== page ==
The debate of supersonic flight has been settled: to fly supersonic, or even at high transonic Mach numbers is very costly – and not very environmental. This is best explained by using the chart below.
We consider first the effects of flight Mach number on the drag coefficient. The actual drag force will depend on the dynamic pressure, which is a combination of air speed and density altitude. We consider Mach increases at constant altitude (interesting things happen if we can climb and descend). Now focus on the drag coefficient only. The normal cruise Mach is clearly indicated as being subsonic. A further increase of the Mach number will lead to the point of drag divergence. This is the point at which a further increase in Mach number will result in unacceptable increase in drag. The maximum value for this coefficient is a M > 1. If the target Mach is for example M = 1.6, the aircraft will have to accelerate past a mountain of drag and then settle at a supersonic speed. For this a drag penalty must be paid, indicated as . However, the engines must be sized to provide enough thrust to overcome the mountain of drag around M = 1.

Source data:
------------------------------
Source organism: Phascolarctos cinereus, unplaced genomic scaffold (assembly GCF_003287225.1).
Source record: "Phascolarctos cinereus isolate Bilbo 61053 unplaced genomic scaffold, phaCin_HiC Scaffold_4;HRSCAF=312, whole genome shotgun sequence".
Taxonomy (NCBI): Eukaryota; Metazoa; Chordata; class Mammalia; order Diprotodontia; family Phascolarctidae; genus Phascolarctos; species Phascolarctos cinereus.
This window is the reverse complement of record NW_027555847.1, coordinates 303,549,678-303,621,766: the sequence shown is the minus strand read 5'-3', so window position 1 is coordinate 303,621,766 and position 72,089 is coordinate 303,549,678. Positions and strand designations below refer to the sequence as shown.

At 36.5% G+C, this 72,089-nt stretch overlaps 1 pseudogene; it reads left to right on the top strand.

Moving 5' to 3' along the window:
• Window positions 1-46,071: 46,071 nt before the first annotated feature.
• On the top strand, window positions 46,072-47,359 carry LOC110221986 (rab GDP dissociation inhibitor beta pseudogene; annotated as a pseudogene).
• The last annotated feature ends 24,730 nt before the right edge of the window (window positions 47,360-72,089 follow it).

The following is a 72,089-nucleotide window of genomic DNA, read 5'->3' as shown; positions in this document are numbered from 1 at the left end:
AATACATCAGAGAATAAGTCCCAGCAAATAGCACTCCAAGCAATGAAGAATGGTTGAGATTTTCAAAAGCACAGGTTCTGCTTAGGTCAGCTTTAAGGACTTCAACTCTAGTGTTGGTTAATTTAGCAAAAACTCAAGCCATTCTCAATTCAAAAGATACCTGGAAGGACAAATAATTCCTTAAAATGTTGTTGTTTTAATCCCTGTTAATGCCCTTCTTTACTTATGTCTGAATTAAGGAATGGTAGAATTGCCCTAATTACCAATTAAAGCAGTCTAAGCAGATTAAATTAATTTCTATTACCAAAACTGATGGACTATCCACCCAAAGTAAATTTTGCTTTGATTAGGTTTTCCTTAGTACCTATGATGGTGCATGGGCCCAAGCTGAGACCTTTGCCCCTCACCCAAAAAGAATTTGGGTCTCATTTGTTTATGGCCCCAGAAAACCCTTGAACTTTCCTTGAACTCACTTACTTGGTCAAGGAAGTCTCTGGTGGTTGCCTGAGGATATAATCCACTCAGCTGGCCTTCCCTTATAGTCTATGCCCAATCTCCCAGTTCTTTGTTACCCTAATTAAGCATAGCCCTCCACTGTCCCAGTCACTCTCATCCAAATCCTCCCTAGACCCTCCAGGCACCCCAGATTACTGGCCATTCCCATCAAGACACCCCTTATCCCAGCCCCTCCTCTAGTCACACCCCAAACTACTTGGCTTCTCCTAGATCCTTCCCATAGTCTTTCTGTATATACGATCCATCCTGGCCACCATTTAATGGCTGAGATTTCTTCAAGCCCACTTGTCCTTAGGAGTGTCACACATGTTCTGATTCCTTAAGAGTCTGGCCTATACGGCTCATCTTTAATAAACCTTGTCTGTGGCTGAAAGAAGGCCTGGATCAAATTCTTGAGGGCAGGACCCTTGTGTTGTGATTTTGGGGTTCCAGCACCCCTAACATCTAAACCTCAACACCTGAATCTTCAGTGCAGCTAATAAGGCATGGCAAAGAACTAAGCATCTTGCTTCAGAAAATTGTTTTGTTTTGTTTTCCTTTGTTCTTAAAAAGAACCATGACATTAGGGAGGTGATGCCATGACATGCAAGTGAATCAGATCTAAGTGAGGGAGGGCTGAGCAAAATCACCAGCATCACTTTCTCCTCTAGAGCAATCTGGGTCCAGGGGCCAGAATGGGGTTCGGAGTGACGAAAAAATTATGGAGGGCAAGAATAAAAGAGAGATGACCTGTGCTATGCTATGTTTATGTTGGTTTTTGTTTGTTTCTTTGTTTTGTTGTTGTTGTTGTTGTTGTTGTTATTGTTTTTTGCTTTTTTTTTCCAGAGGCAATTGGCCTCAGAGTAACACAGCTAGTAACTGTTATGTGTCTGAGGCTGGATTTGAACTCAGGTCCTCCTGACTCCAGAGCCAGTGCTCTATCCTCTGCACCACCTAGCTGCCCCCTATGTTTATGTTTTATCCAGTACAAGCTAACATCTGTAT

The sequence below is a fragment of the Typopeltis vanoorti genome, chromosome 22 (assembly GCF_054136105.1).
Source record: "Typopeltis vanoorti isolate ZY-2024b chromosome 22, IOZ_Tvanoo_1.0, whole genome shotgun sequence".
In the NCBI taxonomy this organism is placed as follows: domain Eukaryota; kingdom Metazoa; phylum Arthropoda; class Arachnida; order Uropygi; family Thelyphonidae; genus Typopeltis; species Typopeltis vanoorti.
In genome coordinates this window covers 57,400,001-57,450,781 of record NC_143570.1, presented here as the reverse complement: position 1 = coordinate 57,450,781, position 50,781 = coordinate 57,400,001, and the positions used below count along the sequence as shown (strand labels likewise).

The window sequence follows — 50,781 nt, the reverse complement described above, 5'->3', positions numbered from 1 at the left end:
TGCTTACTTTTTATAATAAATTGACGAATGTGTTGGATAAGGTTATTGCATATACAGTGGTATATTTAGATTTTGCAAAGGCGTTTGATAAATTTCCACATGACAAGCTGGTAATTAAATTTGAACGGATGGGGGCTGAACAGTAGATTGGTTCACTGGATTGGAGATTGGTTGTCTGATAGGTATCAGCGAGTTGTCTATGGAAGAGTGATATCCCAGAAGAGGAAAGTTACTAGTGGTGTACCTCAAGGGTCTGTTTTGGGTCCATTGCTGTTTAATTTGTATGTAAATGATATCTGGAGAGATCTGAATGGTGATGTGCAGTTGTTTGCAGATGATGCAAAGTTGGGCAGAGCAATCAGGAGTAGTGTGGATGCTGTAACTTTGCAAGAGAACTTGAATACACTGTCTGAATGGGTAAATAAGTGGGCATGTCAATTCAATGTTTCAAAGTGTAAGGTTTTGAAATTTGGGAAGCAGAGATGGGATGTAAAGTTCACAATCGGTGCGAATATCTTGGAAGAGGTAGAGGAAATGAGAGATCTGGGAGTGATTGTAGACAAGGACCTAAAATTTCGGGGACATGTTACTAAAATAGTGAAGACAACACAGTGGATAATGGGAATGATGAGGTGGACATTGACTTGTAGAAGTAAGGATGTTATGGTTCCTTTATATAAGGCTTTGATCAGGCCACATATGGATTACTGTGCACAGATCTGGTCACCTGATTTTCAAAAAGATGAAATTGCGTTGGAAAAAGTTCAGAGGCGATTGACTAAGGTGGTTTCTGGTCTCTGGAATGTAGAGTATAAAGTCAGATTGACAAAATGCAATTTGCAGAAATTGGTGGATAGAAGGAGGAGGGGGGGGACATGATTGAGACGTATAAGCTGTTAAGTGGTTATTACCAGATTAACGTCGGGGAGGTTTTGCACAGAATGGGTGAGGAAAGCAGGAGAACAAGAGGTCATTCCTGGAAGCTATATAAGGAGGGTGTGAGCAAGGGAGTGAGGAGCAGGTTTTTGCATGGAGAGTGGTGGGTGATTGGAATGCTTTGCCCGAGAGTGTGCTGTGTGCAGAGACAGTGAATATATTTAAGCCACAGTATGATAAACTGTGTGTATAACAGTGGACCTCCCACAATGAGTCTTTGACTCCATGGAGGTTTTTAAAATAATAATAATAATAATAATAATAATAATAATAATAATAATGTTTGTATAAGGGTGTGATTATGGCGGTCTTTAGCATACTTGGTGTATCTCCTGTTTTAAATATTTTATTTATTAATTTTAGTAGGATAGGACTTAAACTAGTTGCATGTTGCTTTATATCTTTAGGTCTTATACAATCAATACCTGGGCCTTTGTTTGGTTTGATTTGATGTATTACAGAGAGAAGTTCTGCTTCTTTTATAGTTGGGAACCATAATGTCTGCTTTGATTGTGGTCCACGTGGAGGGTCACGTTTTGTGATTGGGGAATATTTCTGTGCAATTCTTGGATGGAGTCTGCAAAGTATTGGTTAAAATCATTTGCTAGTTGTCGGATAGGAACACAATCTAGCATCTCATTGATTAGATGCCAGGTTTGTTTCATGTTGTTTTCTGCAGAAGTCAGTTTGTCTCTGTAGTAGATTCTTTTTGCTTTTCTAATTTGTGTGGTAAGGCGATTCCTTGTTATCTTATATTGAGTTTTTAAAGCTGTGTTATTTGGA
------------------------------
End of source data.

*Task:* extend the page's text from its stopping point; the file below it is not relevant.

There are various tricks that can be used to overcome this mountain of drag, including a zoom dive with acceleration through the sonic Mach number, but this is not something that a passenger-carrying aircraft would be able to do.
Another possibility is to accelerate at constant dynamics pressure, , because that minimises the increase in drag. An acceleration at constant dynamic pressure requires the product air-density x Mach to be constant. In the stratosphere, this equivalent to constant. In other words, as the aircraft accelerates, it also climbs.
FLIGHT-X will determine the shape of the drag curve up to the divergence Mach number – which will always be subsonic.